By Dr. Mark Siegel
Ringing in the New Year is a time of self-reflection – a time when we look at how we can better ourselves.
As we kick off 2018, many of us may have plans to lose weight or stop smoking. But did you know taking care of your eyes should also be one to consider? After all, where would we be without our vision?
Here are some top tips to improve your eyes in this new year.
• Eat right. You are what you eat, as they say. And when it comes to good vision, what you put into your body can make all the difference.
To help protect against age-related vision problems like cataracts and macular degeneration, incorporate foods that are chockful of omega-3 fatty acids, zinc and vitamins C and E.
Foods to look for are green leafy vegetables; citrus fruits and berries; non-meat, protein-rich foods like eggs, nuts and beans; and cold water fish like tuna and salmon.
• Wear sunglasses. The sun’s harmful UV rays aren’t just an issue in the warmer months. Wintertime is also the time to protect your eyes from too much UV exposure; otherwise, you up your risk of developing cataracts or macular degeneration.
Look for sunglasses that block at least 99 percent of both UVA and UVB rays. For added protection, wear a pair that wraps around the sides of your eyes.
• Kick the habit. This may have been in the plans already as the New Year unfolds, but if not, make it one in 2018. Smoking makes you prone to optic nerve damage, cataracts and macular degeneration. Stop smoking to improve not only your eye health, but your overall health.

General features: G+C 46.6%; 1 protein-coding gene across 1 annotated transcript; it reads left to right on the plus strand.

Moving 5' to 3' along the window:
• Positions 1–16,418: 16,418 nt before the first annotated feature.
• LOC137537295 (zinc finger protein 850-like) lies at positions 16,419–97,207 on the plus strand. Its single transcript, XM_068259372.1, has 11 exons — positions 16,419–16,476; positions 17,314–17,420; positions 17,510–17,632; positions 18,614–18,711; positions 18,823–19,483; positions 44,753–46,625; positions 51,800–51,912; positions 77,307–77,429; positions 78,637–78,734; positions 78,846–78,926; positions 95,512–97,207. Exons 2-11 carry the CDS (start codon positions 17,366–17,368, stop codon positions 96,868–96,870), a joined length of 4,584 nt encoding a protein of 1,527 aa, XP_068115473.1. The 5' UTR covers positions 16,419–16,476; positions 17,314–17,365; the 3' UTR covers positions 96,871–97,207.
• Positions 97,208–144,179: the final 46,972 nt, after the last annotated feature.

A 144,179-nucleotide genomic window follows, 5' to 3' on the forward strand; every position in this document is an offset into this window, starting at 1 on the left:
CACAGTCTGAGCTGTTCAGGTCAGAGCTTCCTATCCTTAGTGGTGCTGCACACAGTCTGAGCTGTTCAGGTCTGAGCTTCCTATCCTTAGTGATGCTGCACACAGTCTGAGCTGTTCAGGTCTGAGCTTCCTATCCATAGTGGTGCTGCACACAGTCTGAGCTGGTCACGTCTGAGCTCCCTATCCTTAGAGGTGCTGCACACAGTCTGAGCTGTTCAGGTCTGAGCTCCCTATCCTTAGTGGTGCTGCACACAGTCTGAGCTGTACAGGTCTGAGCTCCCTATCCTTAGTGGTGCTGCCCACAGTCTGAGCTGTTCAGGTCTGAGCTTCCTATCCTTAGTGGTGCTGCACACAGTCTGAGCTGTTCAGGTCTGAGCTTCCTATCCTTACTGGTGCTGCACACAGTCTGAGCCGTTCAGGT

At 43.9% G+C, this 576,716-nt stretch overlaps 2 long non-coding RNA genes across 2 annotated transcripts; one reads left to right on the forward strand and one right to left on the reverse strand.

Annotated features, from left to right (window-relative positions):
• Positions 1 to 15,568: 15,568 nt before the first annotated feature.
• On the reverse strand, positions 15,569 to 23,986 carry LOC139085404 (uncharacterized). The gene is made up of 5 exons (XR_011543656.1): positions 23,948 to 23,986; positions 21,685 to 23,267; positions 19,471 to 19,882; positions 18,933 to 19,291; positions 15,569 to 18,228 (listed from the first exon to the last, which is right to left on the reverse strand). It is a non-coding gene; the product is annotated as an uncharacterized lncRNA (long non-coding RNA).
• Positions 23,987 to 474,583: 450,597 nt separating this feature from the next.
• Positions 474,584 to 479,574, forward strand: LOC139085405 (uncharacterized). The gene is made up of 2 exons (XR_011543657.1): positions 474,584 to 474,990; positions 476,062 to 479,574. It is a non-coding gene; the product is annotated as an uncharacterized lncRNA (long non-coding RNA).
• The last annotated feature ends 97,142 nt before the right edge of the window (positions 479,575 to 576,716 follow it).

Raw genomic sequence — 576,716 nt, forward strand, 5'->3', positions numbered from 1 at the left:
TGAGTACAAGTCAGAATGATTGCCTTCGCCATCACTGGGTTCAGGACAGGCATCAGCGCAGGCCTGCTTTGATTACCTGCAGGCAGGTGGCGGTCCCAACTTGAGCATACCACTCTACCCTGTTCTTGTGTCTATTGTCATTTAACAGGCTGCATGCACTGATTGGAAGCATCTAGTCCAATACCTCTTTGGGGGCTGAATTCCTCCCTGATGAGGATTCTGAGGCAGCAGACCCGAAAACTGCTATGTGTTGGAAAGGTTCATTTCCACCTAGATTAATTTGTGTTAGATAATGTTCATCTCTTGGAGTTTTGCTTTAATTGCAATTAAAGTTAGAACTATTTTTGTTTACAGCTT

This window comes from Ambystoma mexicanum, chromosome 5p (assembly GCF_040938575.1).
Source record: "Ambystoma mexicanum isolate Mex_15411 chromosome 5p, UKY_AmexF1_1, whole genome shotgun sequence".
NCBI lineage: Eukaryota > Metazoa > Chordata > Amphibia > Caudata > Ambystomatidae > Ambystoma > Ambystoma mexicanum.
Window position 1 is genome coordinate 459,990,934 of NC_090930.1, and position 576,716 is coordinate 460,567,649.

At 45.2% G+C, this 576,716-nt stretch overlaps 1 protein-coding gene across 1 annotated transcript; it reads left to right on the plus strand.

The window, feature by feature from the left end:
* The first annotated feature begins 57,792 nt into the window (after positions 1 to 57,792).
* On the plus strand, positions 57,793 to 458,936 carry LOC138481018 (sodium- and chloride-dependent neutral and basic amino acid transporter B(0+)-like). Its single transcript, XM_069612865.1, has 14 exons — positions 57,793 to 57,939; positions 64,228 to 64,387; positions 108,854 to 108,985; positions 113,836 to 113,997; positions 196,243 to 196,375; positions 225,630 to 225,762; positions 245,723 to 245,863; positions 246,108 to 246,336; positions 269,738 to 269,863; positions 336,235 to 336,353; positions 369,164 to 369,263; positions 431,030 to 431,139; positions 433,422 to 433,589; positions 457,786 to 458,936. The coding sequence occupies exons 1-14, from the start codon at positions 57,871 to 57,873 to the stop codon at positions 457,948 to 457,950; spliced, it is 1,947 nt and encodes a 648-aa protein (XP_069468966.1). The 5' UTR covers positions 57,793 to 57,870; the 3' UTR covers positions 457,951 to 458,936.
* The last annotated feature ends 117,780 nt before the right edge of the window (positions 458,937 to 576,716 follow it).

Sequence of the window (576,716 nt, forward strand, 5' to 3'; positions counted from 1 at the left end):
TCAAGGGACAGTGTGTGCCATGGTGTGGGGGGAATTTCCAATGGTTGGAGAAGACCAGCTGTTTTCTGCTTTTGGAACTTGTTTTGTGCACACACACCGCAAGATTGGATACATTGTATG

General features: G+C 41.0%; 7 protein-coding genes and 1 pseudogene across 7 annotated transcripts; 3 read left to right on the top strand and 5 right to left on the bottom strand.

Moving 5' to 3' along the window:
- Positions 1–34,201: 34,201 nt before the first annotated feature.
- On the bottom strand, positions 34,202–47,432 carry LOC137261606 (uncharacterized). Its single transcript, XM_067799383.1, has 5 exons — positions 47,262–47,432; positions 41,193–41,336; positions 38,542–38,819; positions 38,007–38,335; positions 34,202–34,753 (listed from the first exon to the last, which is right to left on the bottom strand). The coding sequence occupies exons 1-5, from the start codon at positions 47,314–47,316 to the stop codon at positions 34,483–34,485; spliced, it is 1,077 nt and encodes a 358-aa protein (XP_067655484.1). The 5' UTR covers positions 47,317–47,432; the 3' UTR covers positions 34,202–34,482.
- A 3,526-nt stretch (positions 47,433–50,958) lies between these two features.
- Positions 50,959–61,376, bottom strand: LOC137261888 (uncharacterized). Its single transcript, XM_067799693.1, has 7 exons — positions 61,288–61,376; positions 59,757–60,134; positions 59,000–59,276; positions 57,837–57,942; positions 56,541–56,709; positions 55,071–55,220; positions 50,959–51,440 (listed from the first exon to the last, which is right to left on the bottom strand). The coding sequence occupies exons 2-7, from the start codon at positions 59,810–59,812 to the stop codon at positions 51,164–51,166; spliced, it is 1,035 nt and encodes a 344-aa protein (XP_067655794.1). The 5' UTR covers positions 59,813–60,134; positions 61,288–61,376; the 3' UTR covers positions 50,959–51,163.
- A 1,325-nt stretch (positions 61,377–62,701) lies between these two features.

• Wear protective eyewear. Playing sports like baseball, basketball, paintball and racquet sports can put you at risk for eye injuries if you don’t wear safety eyewear. If you work in a hazardous job, wearing eyewear to protect your eyes is essential to avoiding serious problems.
• Think 20-20-20. This refers to giving your eyes a rest if you stare at a computer for long periods of time. Often called computer eye syndrome, this condition can cause eye strain, dry eyes, headaches and blurred vision. To help alleviate this, try the 20-20-20 method, in which you stop every 20 minutes and stare 20 feet ahead for 20 seconds.
• Regular eye exams. Have a regular eye exam. An ophthalmologist can catch diseases long before they can cause problems. Early treatment can save and protect your eyesight.
From everyone at Sea Island Ophthalmology we wish you a healthy and bright New Year!
Dr. Mark Siegel is the medical director at Sea Island Ophthalmology at 111 High Tide Drive (off Midtown Drive near Low Country Medical Group). Visit www.seaislandophthalmology.com.